Bank of America (NYSE:BAC) disclosed a 63% dive in fourth-quarter profits on Thursday as the banking giant’s improving health was offset by a litany of crisis-era charges.
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Shares of the second-largest U.S. bank by assets ticked lower on the results.
BofA said it earned $732 million last quarter, compared with a profit of $1.99 billion a year earlier. The company’s per-share results dropped to 3 cents from 15 cents in the same period the year before.
Last quarter’s EPS of 3 cents were offset by a slew of charges, including 16 cents from last week’s $10.4 billion settlement with Fannie Mae over soured mortgages. Analysts had called for EPS of 2 cents.
Net revenue slumped 25% to $18.66 billion, but came in at $22.6 billion excluding debt valuation and other impacts. Analysts had anticipated revenue of $21.03 billion.
Among other items, BofA took a charge of $1.1 billion, or 6 cents a share, tied to the independent foreclosure review acceleration agreement and $900 million, or 5 cents a share, for total litigation expenses.
Charlotte-based BofA also had a one-time gain of $500 million, or 3 cents a share, thanks to its sale of a Japanese brokerage joint venture.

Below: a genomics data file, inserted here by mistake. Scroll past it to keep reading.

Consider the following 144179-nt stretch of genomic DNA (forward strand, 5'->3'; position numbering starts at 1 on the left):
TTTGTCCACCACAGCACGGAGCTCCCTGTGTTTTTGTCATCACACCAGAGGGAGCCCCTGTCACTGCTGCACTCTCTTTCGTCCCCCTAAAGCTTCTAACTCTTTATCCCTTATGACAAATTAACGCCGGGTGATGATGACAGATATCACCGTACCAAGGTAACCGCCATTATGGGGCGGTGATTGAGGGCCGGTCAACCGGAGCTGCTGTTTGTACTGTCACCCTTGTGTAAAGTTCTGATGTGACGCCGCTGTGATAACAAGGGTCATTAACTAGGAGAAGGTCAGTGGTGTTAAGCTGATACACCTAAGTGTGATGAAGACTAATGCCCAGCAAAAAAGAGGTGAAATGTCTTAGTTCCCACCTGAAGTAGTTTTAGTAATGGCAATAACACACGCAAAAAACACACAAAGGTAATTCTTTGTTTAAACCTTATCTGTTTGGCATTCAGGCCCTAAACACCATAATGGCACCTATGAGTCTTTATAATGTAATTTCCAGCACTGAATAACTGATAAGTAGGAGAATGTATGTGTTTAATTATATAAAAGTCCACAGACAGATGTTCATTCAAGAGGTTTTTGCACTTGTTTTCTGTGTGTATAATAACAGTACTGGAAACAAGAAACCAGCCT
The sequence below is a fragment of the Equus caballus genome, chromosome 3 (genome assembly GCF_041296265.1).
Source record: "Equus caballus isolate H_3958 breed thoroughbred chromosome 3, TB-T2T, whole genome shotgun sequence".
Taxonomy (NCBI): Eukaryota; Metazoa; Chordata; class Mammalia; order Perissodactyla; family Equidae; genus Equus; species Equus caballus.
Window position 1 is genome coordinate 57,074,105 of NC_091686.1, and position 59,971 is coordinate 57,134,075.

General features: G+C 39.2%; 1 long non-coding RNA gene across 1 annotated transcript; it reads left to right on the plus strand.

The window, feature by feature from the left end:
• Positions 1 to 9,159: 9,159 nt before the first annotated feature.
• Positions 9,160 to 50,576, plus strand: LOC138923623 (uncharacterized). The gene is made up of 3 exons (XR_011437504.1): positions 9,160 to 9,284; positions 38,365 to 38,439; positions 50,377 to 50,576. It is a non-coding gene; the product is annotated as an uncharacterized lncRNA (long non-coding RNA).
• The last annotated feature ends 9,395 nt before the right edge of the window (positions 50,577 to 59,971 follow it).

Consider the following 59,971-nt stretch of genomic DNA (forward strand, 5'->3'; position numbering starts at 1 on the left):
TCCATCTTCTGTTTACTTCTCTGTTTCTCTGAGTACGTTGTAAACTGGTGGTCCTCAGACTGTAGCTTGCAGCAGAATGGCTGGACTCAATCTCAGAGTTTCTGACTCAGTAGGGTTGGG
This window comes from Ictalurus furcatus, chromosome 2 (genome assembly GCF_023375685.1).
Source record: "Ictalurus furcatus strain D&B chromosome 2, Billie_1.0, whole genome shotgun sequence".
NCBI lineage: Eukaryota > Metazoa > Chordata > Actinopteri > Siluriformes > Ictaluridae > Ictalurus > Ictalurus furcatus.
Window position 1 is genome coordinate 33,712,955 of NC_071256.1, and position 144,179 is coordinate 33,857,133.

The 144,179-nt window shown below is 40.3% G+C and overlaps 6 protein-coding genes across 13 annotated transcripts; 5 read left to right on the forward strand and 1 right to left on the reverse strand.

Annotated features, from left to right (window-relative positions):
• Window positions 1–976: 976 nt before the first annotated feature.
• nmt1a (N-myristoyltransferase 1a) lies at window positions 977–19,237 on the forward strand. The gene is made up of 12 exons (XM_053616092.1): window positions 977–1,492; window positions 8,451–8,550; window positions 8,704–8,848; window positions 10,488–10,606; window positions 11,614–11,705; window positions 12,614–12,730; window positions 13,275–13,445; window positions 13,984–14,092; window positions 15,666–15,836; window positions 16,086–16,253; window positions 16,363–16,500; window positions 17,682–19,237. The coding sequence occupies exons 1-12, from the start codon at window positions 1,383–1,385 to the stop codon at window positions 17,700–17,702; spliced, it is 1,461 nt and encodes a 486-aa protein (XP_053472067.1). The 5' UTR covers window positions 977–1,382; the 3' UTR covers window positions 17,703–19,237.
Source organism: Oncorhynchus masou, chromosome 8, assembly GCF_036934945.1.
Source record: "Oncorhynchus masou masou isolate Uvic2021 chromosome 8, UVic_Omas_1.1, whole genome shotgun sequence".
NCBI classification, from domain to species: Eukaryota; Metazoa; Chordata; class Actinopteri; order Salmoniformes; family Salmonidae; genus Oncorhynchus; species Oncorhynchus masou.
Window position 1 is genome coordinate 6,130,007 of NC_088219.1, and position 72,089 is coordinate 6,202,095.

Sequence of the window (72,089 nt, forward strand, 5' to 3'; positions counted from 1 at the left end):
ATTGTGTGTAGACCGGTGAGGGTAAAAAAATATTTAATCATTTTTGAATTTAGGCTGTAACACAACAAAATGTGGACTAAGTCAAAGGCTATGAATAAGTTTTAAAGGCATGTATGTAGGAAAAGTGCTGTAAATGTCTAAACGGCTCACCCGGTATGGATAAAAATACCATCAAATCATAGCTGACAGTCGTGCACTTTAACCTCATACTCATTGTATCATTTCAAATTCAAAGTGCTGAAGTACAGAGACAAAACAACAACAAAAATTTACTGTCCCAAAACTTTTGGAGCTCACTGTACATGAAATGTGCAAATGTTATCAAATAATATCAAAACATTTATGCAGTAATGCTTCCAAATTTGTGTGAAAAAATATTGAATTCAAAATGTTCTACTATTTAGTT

"We addressed significant legacy issues in 2012 and our strengths are coming through," Chief Financial Officer Bruce Thompson said in a statement. "Capital and liquidity remain strong and credit continues to improve. Our primary focus this year is to grow revenue, manage expenses and drive core earnings growth."
BofA’s consumer and business banking net income rose 15% year-over-year to $1.4 billion as provisions for credit losses tumbled to $334 million from $963 million amid improving credit conditions.
The company’s global wealth and investment management business logged net income of $578 million, up from $272 million the year before. Revenue rose 6% to $4.2 billion as asset management fees grew and brokerage transactional revenue increased.
BofA’s global banking net income inched up by $95 million to $1.4 billion as revenue gained 8% to $4.3 billion amid higher investment-banking fees. Debt underwriting fees surged 84% to a post-merger record.
“We enter 2013 strong and well positioned for further growth,” said CEO Brian Moynihan. “Double-digit growth since last year in mortgage production, commercial lending, and Global Markets revenue demonstrates the power of deeper customer and client relationships as we intensify the focus on connecting all our capabilities.”
Wall Street had a muted response to the BofA numbers, as the company’s stock dipped 0.17% to $11.76 in premarket trading on Thursday. BofA has been among the best performing banking stocks, surging 78% over the past year.
Shares of rival Citigroup (NYSE:C) retreated about 2% in premarket trading after disclosing a weaker-than-expected 25% rise in fourth-quarter profits.